If all the earnest essays ever posted on The Daily Blog have anything in common it is that they express a yearning for something better   And most, regardless of the writers’ politics or prejudices, promote ideas which, in their view, we would all be better off for embracing.

And that’s a good thing.  But the question is; when has it ever not been so, and where has it all actually gotten us?  

Of the countless social equity debates that have gone on since forever, few seem to have produced the goods. At best writers’ gets some dirty water off their chests and readers get to argue what’s potable.   

And still we’re no closer to Nirvana. The one thing that would make the sea-change that’s needed, and on which we can all agree, still eludes us. For all our supposed sophistication, we remain locked into the boom-bust cycle that bedevils all Capitalist economies, with no end in sight. 

Ubiquitous to the Capitalist system, and at the core of the problem, is the inability of those who create society’s improved living standards, to afford the ever-increasing cost of the progress their endeavours produce. And critical to that conundrum is land.

Capitalism is a system that “capitalises” on improving living standards by producing more products to absorb the surplus, which, to work, requires more land on which to build the enterprises producing the new goods.

And inevitably this is where speculators, “banking” on the inevitability of that progress, buy up the land in advance of the progress, not only making a killing once it happens, but thereby pushing up the price of all land as a consequence.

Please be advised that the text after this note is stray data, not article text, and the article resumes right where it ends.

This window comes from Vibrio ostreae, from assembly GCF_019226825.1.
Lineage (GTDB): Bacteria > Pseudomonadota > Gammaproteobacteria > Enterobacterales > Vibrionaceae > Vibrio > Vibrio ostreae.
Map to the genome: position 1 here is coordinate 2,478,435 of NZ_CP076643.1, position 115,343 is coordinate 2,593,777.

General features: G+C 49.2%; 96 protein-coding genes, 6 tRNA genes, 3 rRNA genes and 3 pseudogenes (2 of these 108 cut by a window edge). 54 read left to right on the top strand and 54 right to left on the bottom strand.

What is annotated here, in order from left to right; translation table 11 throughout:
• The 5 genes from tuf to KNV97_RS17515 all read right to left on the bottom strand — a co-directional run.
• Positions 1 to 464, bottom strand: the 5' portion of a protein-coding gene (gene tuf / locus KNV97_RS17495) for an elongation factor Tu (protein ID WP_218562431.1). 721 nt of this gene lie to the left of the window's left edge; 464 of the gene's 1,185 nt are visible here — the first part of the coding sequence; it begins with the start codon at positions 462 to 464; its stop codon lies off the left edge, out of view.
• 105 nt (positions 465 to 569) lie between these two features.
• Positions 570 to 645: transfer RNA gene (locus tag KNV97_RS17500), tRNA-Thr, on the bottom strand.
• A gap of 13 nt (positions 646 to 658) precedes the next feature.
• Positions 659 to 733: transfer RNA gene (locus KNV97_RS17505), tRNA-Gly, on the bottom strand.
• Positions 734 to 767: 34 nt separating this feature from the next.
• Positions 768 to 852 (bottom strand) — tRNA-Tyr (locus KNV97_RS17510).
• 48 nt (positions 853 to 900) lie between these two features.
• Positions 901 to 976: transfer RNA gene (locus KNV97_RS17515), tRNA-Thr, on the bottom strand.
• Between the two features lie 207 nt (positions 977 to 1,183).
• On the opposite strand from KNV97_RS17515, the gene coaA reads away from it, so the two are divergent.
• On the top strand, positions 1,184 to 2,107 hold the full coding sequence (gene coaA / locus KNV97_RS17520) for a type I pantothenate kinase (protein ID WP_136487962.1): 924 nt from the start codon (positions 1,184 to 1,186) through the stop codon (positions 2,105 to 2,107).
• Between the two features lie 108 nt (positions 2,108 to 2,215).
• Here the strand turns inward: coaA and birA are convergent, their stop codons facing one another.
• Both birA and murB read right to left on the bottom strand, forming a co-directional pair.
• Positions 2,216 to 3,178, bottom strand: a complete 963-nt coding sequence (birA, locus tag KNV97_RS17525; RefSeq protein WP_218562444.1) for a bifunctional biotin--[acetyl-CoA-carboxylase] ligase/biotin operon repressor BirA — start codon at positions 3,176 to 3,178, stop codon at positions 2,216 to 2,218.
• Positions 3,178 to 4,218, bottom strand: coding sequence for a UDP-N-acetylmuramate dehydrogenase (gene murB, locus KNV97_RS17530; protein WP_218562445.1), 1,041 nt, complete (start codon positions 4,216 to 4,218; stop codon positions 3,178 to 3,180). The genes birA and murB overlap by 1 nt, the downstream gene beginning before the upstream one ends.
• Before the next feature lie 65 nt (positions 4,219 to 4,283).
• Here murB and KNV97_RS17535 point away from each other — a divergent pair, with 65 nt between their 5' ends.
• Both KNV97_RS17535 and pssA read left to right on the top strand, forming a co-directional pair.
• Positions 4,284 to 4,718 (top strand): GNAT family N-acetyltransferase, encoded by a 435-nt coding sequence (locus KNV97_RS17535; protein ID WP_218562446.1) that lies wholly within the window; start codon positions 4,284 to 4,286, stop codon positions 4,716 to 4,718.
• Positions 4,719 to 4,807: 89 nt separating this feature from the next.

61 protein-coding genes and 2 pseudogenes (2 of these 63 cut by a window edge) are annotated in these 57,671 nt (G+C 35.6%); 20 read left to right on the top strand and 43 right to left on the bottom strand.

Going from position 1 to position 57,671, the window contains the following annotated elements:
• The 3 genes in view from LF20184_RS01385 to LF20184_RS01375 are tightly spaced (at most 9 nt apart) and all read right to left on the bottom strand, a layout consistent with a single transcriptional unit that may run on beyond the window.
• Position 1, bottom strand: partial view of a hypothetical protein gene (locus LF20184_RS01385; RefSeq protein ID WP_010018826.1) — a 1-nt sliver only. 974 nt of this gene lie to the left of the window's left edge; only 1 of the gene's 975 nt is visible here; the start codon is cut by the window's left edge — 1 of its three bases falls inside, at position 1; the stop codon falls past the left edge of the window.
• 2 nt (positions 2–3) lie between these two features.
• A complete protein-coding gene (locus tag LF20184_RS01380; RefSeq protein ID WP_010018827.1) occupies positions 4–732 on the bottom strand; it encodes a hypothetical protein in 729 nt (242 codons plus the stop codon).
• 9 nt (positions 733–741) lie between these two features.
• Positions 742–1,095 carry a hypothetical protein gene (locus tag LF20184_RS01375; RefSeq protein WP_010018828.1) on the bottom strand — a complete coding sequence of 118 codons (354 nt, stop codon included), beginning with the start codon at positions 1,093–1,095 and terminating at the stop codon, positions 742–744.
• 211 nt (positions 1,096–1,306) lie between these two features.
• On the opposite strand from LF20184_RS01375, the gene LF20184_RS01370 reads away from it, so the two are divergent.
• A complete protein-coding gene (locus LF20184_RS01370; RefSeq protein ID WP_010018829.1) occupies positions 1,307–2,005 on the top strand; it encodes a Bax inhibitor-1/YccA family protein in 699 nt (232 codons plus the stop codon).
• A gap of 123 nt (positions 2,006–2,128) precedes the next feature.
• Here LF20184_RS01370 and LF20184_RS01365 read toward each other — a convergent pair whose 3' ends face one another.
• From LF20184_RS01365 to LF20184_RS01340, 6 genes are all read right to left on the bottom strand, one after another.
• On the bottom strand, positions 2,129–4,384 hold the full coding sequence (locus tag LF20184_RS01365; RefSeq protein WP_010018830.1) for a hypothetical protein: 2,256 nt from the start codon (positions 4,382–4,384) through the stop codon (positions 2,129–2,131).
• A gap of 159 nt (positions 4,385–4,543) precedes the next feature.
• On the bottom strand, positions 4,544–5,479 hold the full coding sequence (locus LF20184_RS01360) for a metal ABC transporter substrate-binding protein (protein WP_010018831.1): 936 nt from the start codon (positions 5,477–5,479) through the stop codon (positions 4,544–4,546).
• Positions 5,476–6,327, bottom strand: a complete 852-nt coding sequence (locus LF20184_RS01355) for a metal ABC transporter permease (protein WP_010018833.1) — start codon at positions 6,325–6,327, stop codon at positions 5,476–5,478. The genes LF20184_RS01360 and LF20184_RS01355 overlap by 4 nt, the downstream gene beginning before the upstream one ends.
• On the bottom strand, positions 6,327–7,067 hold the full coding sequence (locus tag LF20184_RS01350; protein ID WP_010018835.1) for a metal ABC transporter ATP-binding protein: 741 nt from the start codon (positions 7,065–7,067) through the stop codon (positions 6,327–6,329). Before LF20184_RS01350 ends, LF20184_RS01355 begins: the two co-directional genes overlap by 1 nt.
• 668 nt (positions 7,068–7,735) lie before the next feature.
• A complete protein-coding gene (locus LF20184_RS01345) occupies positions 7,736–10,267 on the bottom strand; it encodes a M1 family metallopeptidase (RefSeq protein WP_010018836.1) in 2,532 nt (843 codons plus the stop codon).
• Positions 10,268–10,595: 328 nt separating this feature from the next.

Our system of Capitalism requires that those whose labours produce the progress, must then buy the bounty of their own sweat – the increased value of land – just to maintain Capitalism’s momentum.

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And so we get the crazy house/land price situation we’re in right now.

Producing not one iota of productive enterprise, land-banking or land speculation, is not entrepreneurial Capitalism at work, but just venal opportunism.

Not only does it induce a gross waste of capital that could be used to fund job/wealth creation, it fuels a ballooning social equity imbalance, such as we‘re currently experiencing, which ultimately produces the boom/bust cycle that plagues us!    

That’s not right – that’s not kind – that’s crazy!

The good news is the answer to the problem was solved 150 years ago. And, because speculators are not Capitalists, but “venal opportunists,” we don’t have to take “left” or “right” positions to embrace it.

This might be a good time to suggest that nobody is more acutely aware of the part land plays in the securing and maintenance of community prosperity, than Maori. 

Maori had no concept of private ownership of land, which to them, since, you couldn’t physically take it home, made no sense and was just silly. In Maori society land was/is regarded as a communal good and its development, like establishing a pah site or a vegetable garden, was/is the responsibility of everyone, from which everyone profited.

And haven’t they paid a price for their naivety.